Say hello to 2017 as we look back at 2016
Wednesday, December 07, 2016
In just a few weeks, we are going to welcome a new year. What shall we expect for 2017? Will it be a prosperous year for the hospitality and tourism industry? Or, shall we show more concerns?
I wish I were a fortuneteller. Then, I could easily provide some "yes" or "no" answers.
If we carefully put our thoughts together, however, we could still get a good idea of what the future is ahead of us. Let's begin with a review of the key events and discussions in 2016, because quite a few of those incidents were expected to have long-term effects on the hospitality and tourism industry.
Impacts from the major events in 2016
There were several surprising, if not revolutionary, changes in 2016 that need our special attention as we enter 2017. Here are some examples:
- Donald Trump will officially become the 45th president of the United States after the inauguration on Jan. 20. I do not believe his presidency or his comments about illegal immigrants will stop people from traveling to the U.S., but his foreign policies — such as tighter border controls and new regulations or procedures of handing visas for temporary visitors — might have a negative impact. Meanwhile, Trump's infrastructure plan may boost the travel and tourism industry, providing easier, faster and safer access to a destination.
- A growing number of terrorist attacks in Europe have made (or soon will make) it more difficult to travel from one country to another in Europe. Those tragic events also put people in great concern of their safety when traveling inside of Europe.
- Brexit is probably the most shocking news in 2016 for Europeans. This past weekend, Italian voters rejected a batch of reforms, and the resounding defeat has led to the resignation of Prime Minister Matteo Renzi. Now, there is a strong chance Italy will become the second country to separate from the European Union (EU). The collapse of EU would make it more difficult to travel in Europe. The positive spin of Brexit is that the value of the pound is at a historic low, making a trip to Britain a great bargain.
- President Barack Obama's visit to Cuba helps to spur travel to the country.
- The U.S. dollar remained strong in 2016, and this trend will probably continue in 2017. We can expect a more diverse mix of international travelers visiting the U.S. as the number of visitors from Canada and Mexico drops. Meanwhile, more Americans are expected to travel overseas.
- Travelers have been taking more road trips in recent years due to low gas prices. Last week, however, the Organization of the Petroleum Exporting Countries (OPEC) reached an agreement to cut production, which may lead to higher gas prices in the future.
- The possible recession as well as the rising minimum wages will continue pushing hospitality businesses to optimize efficiency in operations. More restaurants and hotels are rolling out new concepts, such as automatic service and no-tipping policies.
The evolving competitive landscape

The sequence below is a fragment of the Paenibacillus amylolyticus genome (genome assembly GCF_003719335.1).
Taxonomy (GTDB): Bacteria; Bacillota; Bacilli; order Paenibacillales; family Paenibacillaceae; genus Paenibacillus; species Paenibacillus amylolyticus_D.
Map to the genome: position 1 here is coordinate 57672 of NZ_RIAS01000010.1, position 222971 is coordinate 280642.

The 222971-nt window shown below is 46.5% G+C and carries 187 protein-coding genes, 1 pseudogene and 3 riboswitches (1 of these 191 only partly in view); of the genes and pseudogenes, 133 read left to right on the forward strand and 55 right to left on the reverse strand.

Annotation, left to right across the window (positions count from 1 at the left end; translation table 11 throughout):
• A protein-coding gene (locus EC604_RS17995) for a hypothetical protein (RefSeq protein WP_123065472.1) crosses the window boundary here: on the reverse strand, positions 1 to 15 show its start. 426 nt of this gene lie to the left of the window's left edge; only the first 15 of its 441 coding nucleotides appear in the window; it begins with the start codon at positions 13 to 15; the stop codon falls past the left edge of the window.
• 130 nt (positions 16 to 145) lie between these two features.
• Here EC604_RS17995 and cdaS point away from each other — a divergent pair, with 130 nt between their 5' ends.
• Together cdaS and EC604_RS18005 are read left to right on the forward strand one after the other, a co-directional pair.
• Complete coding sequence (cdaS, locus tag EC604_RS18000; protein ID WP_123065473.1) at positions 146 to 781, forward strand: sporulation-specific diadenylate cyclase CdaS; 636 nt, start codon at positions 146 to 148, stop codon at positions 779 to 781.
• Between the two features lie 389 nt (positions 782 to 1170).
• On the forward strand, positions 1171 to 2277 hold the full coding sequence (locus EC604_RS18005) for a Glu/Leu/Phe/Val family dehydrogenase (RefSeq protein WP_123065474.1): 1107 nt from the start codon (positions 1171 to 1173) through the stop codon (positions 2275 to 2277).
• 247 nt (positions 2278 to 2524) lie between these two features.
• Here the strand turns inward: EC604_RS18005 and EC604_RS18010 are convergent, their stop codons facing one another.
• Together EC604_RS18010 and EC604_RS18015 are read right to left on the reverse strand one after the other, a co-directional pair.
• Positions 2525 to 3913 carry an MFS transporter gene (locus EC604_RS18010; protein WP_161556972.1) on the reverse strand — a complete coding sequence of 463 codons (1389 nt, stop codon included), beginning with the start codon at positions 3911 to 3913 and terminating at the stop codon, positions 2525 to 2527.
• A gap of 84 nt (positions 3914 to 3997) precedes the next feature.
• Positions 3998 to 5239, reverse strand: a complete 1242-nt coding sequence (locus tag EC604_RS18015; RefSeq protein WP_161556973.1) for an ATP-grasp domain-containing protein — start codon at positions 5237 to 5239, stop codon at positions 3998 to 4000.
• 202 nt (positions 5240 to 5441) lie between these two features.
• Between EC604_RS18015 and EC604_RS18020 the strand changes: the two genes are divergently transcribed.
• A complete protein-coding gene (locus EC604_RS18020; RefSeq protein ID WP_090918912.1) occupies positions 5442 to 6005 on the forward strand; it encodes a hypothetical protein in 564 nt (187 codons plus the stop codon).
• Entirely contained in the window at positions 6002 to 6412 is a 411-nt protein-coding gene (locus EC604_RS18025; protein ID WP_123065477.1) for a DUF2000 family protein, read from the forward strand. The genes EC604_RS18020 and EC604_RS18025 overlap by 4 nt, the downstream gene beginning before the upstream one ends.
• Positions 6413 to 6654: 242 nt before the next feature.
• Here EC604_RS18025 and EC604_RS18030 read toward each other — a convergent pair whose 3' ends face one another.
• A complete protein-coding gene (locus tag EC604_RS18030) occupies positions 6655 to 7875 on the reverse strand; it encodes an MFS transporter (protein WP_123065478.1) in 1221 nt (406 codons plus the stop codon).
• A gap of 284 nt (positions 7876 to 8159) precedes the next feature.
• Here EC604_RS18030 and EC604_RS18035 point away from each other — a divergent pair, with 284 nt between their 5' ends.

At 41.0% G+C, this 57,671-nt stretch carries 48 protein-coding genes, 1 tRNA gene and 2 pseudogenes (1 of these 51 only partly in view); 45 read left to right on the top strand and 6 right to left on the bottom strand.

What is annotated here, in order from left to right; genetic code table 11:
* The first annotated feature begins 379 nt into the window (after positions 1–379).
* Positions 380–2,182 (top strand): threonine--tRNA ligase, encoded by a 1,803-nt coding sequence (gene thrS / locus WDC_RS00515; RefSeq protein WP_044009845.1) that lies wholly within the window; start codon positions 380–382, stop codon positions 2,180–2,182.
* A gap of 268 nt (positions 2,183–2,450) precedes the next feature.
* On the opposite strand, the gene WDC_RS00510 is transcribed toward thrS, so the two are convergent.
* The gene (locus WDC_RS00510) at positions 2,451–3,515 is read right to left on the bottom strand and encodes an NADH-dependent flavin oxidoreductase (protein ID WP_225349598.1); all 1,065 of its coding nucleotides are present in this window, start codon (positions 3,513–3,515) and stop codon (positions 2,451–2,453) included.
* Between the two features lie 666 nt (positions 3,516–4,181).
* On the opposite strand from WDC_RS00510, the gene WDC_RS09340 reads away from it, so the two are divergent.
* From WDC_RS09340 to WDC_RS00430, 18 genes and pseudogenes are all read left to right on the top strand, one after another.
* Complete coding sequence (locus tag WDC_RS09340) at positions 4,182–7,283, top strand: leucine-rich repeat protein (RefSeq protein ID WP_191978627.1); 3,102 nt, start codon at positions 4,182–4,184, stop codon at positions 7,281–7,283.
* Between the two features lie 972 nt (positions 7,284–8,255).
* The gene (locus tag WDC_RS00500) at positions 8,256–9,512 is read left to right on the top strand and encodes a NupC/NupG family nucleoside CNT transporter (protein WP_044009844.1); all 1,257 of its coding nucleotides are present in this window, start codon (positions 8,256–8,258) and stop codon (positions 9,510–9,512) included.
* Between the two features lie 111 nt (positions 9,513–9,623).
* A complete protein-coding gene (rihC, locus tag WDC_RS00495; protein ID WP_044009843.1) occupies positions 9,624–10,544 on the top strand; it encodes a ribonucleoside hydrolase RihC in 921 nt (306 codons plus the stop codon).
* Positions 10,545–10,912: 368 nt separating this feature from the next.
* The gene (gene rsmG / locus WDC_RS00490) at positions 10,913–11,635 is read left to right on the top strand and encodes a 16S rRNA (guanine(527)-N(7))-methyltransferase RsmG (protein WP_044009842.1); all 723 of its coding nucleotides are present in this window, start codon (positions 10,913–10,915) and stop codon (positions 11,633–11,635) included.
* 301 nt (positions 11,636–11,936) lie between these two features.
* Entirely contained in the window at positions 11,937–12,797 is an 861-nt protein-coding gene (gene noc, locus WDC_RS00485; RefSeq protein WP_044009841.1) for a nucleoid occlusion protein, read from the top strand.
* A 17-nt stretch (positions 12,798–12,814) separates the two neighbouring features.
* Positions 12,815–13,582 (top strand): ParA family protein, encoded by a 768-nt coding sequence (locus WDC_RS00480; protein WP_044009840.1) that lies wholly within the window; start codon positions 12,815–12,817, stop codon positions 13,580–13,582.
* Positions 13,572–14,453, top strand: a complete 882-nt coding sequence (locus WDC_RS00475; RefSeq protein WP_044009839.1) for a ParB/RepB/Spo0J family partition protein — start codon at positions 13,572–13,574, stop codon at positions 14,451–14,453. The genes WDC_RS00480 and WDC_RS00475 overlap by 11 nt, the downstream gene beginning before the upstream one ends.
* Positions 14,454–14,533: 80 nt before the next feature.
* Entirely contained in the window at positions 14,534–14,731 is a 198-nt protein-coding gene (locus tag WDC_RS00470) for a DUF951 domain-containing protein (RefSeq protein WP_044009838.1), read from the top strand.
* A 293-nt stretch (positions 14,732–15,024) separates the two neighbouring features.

2016 has been an exciting year for many hoteliers. Marriott and Starwood completed a merger and became the biggest hotel chain in the world. Yet the competition is just going to get tougher. For example:
- More hotels are luring travelers with local flavors.
- Hotels are reinventing their loyalty programs to win travelers, as reflected in 2016's top travel reward programs.
- Room-sharing websites, such as Airbnb, have become a big threat to hotels, even though some believe Airbnb's negative impact remains negligible.
- As hotels continue to fight with online travel agents (OTAs) using book-direct campaigns, we need to pay close attention to the possibility of Airbnb and OTAs working together against hotels.
- Electronic word of mouth (eWOM) and online reviews deserve continuous attention from businesses. I am going to share the results of my research on online reviews as soon as my papers become available on the journals' websites.
Travelers want more authentic experiences
In 2016, I also shared a few discussions about new hotel and travel trends. Today's travelers want to gain more authentic experience in a tourist destination. They want to try local flavors, demand efficient service with the aid of technology, stay healthy and practice sustainability.
Above is a highlight of the key events of 2016, as reflected in my discussions over the year. Do you recall any big events in 2016 that I missed? How would they impact the future of hospitality and tourism business?
- 13 ways to screw up your RV
- Trails for two-wheelers: A look at the United States Bicycle Route System
- New York employees traveling to COVID-19 hotspots won’t get paid sick leave
- 6 All-American Roads that you simply can’t miss
- How the pandemic is changing employees’ summer vacation plans
- The 7 P’s marketing mix of home-sharing services: Insights from over 1 million Airbnb reviews
- America’s 10 deadliest national parks
- Sheep Show highlights hope
- What is the future of airports under President Biden?
- In times of crisis: 5 strategies that lead to better decisions
- Signs that your business may scream, ‘I’m cheap!’
- Designing for celebrities: How career and technical education teachers motivate students
- Skilled trades report highlights significant job opportunities
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